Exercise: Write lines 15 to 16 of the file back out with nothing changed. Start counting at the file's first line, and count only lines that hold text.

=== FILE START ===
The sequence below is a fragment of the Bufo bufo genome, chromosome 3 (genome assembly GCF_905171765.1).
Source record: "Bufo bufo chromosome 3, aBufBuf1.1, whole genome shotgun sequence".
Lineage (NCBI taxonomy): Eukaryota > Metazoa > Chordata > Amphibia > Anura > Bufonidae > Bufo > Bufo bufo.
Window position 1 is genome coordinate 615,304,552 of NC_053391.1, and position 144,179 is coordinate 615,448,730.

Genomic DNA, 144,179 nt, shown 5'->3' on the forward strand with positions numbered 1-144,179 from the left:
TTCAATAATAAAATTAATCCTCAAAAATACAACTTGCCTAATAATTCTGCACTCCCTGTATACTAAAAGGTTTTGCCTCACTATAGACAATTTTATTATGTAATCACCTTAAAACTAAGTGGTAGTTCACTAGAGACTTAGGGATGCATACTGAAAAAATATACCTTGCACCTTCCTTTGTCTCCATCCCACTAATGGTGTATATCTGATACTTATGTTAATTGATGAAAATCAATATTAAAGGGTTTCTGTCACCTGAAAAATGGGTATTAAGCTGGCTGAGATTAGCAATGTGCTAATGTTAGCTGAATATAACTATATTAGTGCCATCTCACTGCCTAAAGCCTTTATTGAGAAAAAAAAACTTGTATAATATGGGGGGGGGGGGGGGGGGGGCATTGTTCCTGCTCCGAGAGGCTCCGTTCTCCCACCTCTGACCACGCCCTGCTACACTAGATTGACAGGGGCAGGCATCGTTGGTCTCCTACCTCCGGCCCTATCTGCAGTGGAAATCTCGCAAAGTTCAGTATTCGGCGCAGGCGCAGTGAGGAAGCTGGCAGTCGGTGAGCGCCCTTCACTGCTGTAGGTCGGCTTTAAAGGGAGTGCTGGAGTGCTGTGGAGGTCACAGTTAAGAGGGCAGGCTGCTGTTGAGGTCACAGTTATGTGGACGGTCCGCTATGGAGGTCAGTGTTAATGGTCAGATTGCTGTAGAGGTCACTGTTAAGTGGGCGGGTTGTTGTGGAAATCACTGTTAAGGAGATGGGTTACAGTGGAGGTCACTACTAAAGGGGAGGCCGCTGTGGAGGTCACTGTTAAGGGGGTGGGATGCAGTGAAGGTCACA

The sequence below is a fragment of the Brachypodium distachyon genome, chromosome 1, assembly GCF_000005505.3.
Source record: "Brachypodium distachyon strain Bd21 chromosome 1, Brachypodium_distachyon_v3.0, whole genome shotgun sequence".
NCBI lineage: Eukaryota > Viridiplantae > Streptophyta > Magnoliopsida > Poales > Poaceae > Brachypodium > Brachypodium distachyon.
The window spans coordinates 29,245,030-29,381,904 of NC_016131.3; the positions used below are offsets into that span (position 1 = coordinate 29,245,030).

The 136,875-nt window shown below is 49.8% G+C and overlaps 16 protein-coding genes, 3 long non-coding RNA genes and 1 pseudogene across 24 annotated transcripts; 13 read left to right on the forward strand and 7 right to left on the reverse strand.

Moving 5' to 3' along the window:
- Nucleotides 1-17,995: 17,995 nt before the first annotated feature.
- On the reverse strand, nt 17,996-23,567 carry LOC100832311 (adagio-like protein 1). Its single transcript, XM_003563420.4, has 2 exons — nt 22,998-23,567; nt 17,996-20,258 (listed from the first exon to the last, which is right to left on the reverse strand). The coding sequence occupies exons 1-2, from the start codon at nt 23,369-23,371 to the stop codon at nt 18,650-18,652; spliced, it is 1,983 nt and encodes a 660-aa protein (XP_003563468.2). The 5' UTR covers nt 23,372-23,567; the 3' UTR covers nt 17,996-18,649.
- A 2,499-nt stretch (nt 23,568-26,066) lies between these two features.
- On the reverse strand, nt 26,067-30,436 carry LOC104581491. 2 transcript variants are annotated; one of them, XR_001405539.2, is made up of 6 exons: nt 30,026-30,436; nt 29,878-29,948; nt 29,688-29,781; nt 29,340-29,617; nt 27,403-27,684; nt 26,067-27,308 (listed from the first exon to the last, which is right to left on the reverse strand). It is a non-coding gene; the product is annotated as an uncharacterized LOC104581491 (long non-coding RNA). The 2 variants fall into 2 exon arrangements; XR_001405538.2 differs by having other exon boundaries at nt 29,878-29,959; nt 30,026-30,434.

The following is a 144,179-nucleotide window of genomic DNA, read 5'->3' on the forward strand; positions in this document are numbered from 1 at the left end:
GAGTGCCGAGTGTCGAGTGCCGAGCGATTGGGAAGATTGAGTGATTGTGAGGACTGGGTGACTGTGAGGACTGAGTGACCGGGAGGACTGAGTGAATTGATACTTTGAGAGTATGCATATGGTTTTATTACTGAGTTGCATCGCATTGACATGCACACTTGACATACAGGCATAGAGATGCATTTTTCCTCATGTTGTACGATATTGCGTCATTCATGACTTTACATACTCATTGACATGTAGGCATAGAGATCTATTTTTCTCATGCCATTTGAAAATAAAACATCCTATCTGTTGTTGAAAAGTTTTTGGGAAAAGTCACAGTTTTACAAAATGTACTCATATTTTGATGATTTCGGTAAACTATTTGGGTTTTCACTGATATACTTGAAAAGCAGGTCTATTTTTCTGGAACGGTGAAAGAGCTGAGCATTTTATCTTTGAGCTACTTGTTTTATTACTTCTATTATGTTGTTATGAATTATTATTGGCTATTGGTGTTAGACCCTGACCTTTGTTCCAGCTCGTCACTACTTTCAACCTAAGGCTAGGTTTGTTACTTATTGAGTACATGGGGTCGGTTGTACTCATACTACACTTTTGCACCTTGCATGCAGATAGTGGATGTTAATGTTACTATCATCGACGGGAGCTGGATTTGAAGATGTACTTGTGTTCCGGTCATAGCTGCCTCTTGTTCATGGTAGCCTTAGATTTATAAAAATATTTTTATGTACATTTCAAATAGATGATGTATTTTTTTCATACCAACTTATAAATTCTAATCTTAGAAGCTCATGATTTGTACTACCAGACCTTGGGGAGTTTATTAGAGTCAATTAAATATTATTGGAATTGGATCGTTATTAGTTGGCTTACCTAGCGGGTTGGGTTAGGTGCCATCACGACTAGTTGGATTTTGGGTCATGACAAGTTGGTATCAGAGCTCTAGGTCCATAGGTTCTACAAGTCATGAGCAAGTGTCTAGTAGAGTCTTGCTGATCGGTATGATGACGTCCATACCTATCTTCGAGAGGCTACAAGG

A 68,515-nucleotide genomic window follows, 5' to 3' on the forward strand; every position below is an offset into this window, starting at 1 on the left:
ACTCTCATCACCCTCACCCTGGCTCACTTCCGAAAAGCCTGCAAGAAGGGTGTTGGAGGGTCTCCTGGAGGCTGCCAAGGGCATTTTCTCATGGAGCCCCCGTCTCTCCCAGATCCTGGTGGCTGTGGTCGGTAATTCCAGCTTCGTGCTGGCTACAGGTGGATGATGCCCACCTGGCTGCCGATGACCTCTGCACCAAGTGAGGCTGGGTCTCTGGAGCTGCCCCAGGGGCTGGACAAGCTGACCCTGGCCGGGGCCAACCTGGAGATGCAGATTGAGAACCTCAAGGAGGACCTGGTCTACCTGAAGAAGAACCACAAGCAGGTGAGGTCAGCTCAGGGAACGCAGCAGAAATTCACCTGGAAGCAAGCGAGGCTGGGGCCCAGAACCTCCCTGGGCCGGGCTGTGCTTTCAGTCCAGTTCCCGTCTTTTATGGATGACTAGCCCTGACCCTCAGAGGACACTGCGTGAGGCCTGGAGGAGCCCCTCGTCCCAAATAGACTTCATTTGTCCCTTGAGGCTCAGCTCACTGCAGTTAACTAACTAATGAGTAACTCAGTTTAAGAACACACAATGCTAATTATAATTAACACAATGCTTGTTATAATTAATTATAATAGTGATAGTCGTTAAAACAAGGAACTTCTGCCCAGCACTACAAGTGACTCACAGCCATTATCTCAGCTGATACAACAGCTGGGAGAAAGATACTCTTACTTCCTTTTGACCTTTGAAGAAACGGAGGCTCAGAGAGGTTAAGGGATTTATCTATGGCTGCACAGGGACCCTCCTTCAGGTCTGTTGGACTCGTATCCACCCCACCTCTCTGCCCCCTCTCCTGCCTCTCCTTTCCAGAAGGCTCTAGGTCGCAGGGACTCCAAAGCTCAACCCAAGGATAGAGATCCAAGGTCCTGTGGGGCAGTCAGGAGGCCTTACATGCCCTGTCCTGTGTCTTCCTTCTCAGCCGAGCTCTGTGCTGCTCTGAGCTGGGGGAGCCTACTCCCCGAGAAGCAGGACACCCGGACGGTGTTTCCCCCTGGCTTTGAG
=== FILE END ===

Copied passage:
- A 2,499-nt stretch (nt 23,568-26,066) lies between these two features.
- On the reverse strand, nt 26,067-30,436 carry LOC104581491. 2 transcript variants are annotated; one of them, XR_001405539.2, is made up of 6 exons: nt 30,026-30,436; nt 29,878-29,948; nt 29,688-29,781; nt 29,340-29,617; nt 27,403-27,684; nt 26,067-27,308 (listed from the first exon to the last, which is right to left on the reverse strand). It is a non-coding gene; the product is annotated as an uncharacterized LOC104581491 (long non-coding RNA). The 2 variants fall into 2 exon arrangements; XR_001405538.2 differs by having other exon boundaries at nt 29,878-29,959; nt 30,026-30,434.